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Poppy co-founder Joe Heitzeberg accepts the 2014 GeekWire Award for Hardware/Gadget of the Year.
Poppy co-founder Joe Heitzeberg accepts the 2014 GeekWire Award for Hardware/Gadget of the Year.

The roots of the Seattle region’s tech industry are in software, but we’re increasingly developing a reputation for hardware, as well. That’s reflected in today’s GeekWire Awards category: Hardware/Gadget of the Year.

awards sponsor postThe finalists in this category include two of the region’s tech giants, as well as several smaller tech companies and startups. The products range from consumer devices for homes to innovative equipment for grocery stores and restaurants.

If you’re just tuning in, we’re in the midst of picking the winners in 13 categories — ranging from Startup of the Year to Innovation of the Year to Geek of the Year — as part of the annual GeekWire Awards, recognizing the top people, companies and innovations in Pacific Northwest technology.

We’re nearing the end of voting in each of 13 categories, with GeekWire readers choosing their top picks. To vote in each category, visit this page. All of the winners will be revealed at the 2015 GeekWire Awards — presented by Wave Broadband — on May 7 at EMP.

A big thanks to our Hardware/Gadget of the Year category sponsor Nytec, the product design, development and prototyping company, for helping to make this award possible.

See below for descriptions of each finalist, and vote here.

echotopAmazon Echo: This intelligent, talking home speaker generated intense interest among GeekWire readers, offering the ability to use voice commands to interact with Amazon’s “Alexa” virtual assistant. Alexa’s appearance as a guest on the GeekWire radio show ranks as one of our most popular episodes ever.

The $199 device, which is always connected to the cloud, offers information on news and weather, plays music, tells you the time, makes to-do lists, sets alarms, and answers random questions like, “how tall is Mount Everest?”

Amazon has been steadily updating Echo with new features and services — part of a broader push by the Seattle company into dedicated devices for the home.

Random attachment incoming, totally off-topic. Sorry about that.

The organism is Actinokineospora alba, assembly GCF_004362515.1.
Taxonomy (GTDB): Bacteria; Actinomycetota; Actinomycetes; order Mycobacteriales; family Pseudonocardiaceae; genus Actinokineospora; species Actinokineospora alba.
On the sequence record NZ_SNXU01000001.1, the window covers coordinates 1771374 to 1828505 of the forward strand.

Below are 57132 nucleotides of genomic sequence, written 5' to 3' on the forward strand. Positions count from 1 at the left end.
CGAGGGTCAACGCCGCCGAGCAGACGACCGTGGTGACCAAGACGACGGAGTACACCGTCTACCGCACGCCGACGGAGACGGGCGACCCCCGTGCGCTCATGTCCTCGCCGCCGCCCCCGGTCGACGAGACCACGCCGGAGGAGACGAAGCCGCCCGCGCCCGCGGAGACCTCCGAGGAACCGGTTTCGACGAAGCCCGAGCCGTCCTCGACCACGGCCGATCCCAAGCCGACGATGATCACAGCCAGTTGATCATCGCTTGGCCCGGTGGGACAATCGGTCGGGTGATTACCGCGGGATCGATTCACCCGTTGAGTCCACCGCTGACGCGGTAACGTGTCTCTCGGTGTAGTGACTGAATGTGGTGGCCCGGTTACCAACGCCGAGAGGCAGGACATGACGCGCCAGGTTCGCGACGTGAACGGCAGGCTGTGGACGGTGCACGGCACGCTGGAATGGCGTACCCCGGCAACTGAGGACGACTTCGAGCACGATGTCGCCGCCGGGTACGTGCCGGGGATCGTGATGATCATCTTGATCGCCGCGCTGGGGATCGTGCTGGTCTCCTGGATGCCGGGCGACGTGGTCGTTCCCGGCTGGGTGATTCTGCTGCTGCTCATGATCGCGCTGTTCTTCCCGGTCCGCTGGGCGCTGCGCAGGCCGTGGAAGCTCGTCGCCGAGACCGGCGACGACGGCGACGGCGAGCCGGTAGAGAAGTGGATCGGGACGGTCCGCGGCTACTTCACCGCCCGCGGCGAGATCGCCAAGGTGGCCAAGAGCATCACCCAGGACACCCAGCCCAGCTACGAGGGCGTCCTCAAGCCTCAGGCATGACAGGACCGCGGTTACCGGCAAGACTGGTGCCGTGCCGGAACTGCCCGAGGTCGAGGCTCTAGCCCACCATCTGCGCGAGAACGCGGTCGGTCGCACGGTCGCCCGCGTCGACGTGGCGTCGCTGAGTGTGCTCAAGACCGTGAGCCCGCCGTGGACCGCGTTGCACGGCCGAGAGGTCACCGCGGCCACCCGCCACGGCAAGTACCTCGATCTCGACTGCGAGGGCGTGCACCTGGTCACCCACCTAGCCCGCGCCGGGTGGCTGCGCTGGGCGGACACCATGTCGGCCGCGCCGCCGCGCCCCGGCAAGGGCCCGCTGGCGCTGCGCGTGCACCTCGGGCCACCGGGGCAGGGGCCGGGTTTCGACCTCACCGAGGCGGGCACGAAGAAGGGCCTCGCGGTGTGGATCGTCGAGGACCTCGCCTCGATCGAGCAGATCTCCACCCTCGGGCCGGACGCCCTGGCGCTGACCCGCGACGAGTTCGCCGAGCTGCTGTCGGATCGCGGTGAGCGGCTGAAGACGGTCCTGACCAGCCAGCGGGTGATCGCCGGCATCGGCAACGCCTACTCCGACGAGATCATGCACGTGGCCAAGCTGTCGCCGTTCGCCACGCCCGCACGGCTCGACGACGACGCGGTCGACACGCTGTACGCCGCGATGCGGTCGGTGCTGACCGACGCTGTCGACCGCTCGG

meldMeld: Ready to upgrade your stovetop? Meld knobs, which work with existing oven ranges, are controlled by a temperature-sensing clip that sits in boiling water, oil, or any liquid in a pot on the stove. The clip, meanwhile, communicates with a recipe app. When a user starts cooking something, the app tells the clip to reach a specific temperature and the knobs then turn automatically.

The idea is to help people control temperature throughout the cooking process and bring some innovation to an appliance that’s largely stayed the same for decades.

momentMoment Lenses and Cases: Created by Seattle entrepreneur Marc Barros, one of the original founders of Contour action cams, Moment is a set of photographic lenses that attach seamlessly to devices including the iPhone, iPad, Samsung’s Galaxy line and the Nexus 5 — bringing high-end photography to mobile devices. Options include telephoto and wide-angle lenses.

Moment has been steadily expanding with new products including a special case for the iPhone 6 and iPhone 6 Plus, launched earlier this year on Kickstarter.

Microsoft HoloLens.
Microsoft HoloLens

Microsoft HoloLens: The Redmond company surprised the tech world earlier this year with the unveiling of its own “blended reality” device, which overlays holograms on the real world to enable a variety of new applications. HoloLens is controlled through a combination of gaze, gesture, and voice.

The device has yet to be released, but we tested an early prototype, and it was impressive and eye-opening. In a demo of Skype on HoloLens, for example, an electrician in a remote location used a tablet to show me how to fix a light switch by drawing on the scene that I was viewing through the HoloLens protoype. That’s just one of the types of applications that Microsoft envisions for this Windows 10-powered device.

wisergharvesterWISErg Harvester: This machine turns unused food into fertilizer — converting waste into a liquid that can be sold to local agricultural farmers, along with other individual consumers. The machine also provides data reports to help grocers and restaurants better manage perishable inventory and ultimately save money.

The Harvester replaces dumpsters and compactors, and the company says it can reduce costs by as much as 20 percent for the grocers and restaurants that use the machine. It processed up to 4,000 pounds of food scraps a day.

Based in Redmond, WISErg has been steadily adding new customers and raising additional funds to fuel its growth.

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